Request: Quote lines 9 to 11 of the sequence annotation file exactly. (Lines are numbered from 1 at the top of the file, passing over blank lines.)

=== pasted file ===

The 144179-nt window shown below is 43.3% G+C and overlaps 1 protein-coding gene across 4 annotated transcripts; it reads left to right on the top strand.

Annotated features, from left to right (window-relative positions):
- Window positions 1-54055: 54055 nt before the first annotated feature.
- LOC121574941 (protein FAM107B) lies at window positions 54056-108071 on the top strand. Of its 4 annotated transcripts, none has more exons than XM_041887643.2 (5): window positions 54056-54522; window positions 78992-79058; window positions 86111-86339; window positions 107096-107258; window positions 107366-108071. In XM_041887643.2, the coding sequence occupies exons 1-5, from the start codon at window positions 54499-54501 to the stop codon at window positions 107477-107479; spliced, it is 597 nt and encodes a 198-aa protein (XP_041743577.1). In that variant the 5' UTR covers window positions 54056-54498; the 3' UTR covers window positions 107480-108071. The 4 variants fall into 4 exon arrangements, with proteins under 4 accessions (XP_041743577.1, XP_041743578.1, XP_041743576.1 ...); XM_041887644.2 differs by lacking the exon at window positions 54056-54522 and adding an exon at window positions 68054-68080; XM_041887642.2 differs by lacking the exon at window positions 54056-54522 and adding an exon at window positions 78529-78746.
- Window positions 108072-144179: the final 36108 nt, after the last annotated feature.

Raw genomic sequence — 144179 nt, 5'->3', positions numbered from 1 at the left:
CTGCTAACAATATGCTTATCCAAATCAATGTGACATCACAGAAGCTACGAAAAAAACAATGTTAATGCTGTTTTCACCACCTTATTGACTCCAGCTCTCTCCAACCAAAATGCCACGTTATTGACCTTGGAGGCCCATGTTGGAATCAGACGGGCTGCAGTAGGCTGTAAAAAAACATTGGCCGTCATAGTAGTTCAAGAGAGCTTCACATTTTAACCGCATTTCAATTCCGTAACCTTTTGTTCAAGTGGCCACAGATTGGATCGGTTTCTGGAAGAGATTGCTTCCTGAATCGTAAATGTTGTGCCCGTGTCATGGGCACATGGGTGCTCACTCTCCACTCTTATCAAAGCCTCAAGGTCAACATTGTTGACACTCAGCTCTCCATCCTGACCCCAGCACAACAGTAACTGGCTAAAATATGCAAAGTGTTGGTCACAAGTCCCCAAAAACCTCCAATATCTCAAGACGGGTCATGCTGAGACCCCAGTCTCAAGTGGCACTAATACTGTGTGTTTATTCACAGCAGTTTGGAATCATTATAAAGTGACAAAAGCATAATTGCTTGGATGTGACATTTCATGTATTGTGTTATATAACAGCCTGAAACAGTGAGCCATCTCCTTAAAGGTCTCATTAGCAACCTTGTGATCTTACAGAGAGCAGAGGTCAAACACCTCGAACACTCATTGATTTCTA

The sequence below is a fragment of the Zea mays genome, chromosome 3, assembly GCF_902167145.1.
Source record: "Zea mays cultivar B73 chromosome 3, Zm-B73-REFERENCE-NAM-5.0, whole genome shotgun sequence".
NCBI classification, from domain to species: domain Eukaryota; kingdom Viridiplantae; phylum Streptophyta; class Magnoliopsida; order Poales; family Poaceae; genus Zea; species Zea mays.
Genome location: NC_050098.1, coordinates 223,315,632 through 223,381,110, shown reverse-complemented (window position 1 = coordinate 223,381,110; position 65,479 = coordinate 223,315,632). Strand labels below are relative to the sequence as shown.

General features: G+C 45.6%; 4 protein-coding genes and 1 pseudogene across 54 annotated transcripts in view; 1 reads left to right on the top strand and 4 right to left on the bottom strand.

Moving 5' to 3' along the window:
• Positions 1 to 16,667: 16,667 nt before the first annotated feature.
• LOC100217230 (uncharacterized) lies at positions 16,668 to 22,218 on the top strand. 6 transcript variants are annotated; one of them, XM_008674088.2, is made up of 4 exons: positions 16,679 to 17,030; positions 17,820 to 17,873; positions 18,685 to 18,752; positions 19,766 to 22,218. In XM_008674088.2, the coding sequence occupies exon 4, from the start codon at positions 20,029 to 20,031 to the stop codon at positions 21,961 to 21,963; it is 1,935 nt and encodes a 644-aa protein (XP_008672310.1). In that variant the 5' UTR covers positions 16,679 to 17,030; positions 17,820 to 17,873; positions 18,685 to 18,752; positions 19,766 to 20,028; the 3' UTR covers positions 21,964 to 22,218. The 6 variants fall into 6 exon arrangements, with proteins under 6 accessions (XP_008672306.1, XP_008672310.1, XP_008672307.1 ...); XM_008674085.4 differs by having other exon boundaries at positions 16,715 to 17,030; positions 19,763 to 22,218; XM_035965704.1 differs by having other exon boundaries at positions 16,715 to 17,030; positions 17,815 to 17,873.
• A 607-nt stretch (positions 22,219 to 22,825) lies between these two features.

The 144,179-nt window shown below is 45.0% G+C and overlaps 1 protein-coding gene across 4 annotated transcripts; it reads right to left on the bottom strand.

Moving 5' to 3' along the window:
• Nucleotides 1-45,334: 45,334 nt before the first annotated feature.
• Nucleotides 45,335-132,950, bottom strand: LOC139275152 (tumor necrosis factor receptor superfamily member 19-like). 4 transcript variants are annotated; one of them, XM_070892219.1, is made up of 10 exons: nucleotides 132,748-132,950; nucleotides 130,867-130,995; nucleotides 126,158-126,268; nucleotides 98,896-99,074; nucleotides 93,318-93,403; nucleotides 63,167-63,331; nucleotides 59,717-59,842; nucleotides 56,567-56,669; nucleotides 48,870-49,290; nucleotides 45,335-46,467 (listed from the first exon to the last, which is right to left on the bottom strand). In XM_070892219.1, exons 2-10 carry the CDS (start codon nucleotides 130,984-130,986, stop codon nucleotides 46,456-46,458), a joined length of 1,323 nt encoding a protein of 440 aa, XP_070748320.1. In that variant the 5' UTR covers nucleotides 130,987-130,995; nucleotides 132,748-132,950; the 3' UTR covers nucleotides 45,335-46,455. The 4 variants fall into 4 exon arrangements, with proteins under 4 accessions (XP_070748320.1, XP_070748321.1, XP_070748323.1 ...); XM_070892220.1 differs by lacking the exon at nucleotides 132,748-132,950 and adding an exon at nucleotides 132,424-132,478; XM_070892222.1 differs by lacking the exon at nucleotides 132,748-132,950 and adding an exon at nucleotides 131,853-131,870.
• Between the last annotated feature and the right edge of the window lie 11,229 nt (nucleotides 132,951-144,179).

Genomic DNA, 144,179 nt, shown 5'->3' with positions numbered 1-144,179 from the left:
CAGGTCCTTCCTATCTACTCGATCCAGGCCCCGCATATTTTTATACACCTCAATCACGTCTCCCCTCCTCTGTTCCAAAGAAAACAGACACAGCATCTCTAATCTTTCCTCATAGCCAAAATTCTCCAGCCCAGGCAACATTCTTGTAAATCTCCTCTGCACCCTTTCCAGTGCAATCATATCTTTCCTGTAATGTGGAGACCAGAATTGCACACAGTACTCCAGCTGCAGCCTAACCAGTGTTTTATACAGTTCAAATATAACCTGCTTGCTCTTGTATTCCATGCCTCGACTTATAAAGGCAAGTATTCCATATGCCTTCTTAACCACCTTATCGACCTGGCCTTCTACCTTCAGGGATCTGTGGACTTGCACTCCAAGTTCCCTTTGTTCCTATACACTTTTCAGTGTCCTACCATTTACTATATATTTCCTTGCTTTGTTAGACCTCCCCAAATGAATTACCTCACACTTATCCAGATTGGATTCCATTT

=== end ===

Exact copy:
Source record: "Zea mays cultivar B73 chromosome 3, Zm-B73-REFERENCE-NAM-5.0, whole genome shotgun sequence".
NCBI classification, from domain to species: domain Eukaryota; kingdom Viridiplantae; phylum Streptophyta; class Magnoliopsida; order Poales; family Poaceae; genus Zea; species Zea mays.
Genome location: NC_050098.1, coordinates 223,315,632 through 223,381,110, shown reverse-complemented (window position 1 = coordinate 223,381,110; position 65,479 = coordinate 223,315,632). Strand labels below are relative to the sequence as shown.